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World Series of Poker History and Popularity

World Series of Poker is a multi-million dollar business that started out in 1970 when Benny Binion owner of Horseshoe Casino invited seven of the best-known poker players for a single tournament with a set start time and set stop time. The winner was not the one with the largest pot but decided by a secret ballot by the players. Selected by his peers Johnny Moss won the First World Championship of Poker. The prize a silver cup.

From this small event, the World Series of Poker grew into a large enterprise. The annual event held annually since 2004 in Las Vegas sponsored by Caesar’s Entertainment formerly known as Harrah’s Entertainment until 2010 continues to grow in popularity worldwide.

Rules set forth that each winner of each event receives a World Series of Poker bracelet and monetary prize based on the number of entries, buy-in amounts and minus costs. Both the number of events and number of participants have continued to grow over the years. The event takes place over one to several consecutive days in June and July with the Main Event on a later date.

Since 2004, all events culminate with a $10,000 buy-in, no limit Texas hold’em Main Event. The winner of the Main Event final table can win multi-millions of dollars and the covenant bracelet along with the title World Champion of Poker. The first bracelet was awarded at the 1976 game.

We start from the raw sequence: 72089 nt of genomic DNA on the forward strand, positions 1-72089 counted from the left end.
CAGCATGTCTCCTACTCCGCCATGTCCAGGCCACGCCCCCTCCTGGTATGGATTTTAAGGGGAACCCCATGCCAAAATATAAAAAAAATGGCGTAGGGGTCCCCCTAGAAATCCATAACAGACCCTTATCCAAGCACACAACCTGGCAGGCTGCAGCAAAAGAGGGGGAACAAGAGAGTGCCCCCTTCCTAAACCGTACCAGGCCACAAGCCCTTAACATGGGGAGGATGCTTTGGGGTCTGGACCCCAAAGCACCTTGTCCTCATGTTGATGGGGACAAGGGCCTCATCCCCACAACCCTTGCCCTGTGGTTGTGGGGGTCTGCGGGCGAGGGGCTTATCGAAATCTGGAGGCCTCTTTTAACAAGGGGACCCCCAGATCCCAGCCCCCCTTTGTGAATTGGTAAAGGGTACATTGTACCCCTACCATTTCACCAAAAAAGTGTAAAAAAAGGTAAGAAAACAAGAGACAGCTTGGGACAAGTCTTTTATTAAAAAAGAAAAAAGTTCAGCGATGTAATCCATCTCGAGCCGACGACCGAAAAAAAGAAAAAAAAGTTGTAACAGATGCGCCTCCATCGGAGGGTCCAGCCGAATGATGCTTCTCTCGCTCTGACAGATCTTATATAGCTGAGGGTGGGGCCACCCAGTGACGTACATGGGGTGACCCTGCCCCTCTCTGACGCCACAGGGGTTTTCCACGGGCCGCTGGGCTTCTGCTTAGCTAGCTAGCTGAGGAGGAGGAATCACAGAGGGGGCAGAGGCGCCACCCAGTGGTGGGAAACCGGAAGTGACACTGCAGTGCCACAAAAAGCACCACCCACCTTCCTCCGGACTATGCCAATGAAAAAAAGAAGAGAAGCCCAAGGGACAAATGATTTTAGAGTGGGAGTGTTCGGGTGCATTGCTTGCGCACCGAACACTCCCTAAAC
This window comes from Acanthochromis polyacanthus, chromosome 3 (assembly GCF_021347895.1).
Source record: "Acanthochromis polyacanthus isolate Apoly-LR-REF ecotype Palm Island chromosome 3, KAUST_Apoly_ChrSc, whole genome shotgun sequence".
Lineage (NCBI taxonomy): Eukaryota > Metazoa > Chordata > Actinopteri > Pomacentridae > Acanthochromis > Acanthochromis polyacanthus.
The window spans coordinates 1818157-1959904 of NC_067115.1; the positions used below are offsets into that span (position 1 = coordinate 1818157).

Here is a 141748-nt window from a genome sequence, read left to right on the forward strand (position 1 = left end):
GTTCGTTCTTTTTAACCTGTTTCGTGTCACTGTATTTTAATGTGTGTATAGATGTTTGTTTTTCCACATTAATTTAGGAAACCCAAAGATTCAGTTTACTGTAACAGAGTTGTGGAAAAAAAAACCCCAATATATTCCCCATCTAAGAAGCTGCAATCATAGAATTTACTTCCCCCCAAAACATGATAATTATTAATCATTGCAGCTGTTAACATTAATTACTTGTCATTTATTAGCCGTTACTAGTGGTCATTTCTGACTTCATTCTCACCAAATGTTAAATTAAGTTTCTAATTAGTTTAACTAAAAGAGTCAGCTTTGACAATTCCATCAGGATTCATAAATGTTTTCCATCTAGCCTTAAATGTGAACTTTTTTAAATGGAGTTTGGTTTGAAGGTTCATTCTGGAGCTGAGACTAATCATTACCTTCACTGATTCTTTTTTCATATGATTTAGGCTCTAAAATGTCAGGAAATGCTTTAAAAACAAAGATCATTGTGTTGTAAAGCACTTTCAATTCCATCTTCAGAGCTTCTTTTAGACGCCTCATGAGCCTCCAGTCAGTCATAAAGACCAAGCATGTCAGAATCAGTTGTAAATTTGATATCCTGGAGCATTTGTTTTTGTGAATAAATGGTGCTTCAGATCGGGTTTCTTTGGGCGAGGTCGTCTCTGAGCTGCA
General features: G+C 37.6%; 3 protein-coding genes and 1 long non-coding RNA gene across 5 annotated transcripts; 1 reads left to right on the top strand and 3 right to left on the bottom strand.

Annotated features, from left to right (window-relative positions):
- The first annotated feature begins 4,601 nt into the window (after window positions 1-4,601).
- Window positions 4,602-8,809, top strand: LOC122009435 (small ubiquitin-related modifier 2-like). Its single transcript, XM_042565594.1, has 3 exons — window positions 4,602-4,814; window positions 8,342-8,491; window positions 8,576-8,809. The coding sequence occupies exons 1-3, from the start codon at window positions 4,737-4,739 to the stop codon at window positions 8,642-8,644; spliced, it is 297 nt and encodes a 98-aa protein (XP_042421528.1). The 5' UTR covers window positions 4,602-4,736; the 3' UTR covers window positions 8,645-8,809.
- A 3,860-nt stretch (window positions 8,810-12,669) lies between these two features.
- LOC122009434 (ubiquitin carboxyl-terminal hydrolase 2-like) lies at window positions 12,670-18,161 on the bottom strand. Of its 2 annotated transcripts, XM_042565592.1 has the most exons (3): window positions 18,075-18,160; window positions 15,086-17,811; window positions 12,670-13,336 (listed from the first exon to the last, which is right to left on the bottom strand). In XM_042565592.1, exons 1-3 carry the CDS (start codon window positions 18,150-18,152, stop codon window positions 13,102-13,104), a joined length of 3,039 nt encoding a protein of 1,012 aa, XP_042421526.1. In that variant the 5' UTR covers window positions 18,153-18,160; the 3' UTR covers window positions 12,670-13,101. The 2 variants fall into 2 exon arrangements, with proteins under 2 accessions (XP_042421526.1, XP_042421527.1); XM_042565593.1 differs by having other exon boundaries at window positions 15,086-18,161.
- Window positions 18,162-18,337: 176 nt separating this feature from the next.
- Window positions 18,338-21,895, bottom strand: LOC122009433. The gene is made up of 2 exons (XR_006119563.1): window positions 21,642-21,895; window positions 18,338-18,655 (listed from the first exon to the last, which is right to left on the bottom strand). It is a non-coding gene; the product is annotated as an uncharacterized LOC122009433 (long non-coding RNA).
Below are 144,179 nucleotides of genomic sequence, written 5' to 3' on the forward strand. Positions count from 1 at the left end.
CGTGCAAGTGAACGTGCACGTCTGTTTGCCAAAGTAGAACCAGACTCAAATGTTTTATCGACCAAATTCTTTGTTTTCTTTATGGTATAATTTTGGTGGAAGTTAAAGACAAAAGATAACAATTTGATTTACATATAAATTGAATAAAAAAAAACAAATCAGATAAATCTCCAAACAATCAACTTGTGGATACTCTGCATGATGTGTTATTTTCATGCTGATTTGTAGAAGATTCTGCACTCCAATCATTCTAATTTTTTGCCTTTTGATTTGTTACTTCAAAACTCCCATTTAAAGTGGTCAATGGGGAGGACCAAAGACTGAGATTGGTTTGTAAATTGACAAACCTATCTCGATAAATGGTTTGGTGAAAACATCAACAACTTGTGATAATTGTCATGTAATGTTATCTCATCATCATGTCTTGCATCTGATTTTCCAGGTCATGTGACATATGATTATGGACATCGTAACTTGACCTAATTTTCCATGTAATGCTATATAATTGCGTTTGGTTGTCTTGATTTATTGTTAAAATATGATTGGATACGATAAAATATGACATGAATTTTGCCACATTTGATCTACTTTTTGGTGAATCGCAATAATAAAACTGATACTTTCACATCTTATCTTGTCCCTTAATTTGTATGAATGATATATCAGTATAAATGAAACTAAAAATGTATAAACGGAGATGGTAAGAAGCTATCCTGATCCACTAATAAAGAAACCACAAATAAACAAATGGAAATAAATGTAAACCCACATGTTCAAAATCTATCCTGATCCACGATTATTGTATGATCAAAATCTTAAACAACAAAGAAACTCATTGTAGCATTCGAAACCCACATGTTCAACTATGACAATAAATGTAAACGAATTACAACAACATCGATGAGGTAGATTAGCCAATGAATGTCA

Between 2000 and 2006, steady increase of players at the Main Event occurred but in 2006, new online gambling laws restricted the number of online players who could qualify for the event. 2007 was the first time in the 21st century that number of players decreased but the number of player rebound in 2008.

In 2008, the online gambling laws changed making it legal to gamble for money in Delaware, Nevada and New Jersey.

Part of the increase in popularity of this event is a direct result of TV stations like ESPN in the mid-90’s broadcasting the events. Soon Travel Channel, Bravo, and Fox Sports Net started to air the games. This acceptance of the event into the mainstream also assisted the world from viewing the Event as a game but as a sport to watch and play.

In 2011, the World Series of Poker and Guy Laliberte, founder of Cirque du Soleil received permission to use the game as a fundraiser known as The Big One for One Drop. The game started on July 1, 2012 with a record 1 million dollars entry fee and 11% of the money going directly to the charity One Drop Foundation. World Series of Poker waived their usual 10%.

In 2003, amateur Chris Moneymaker a 27-year-old accountant was the final winner of the Main Event leading to many people believing that they too could win.

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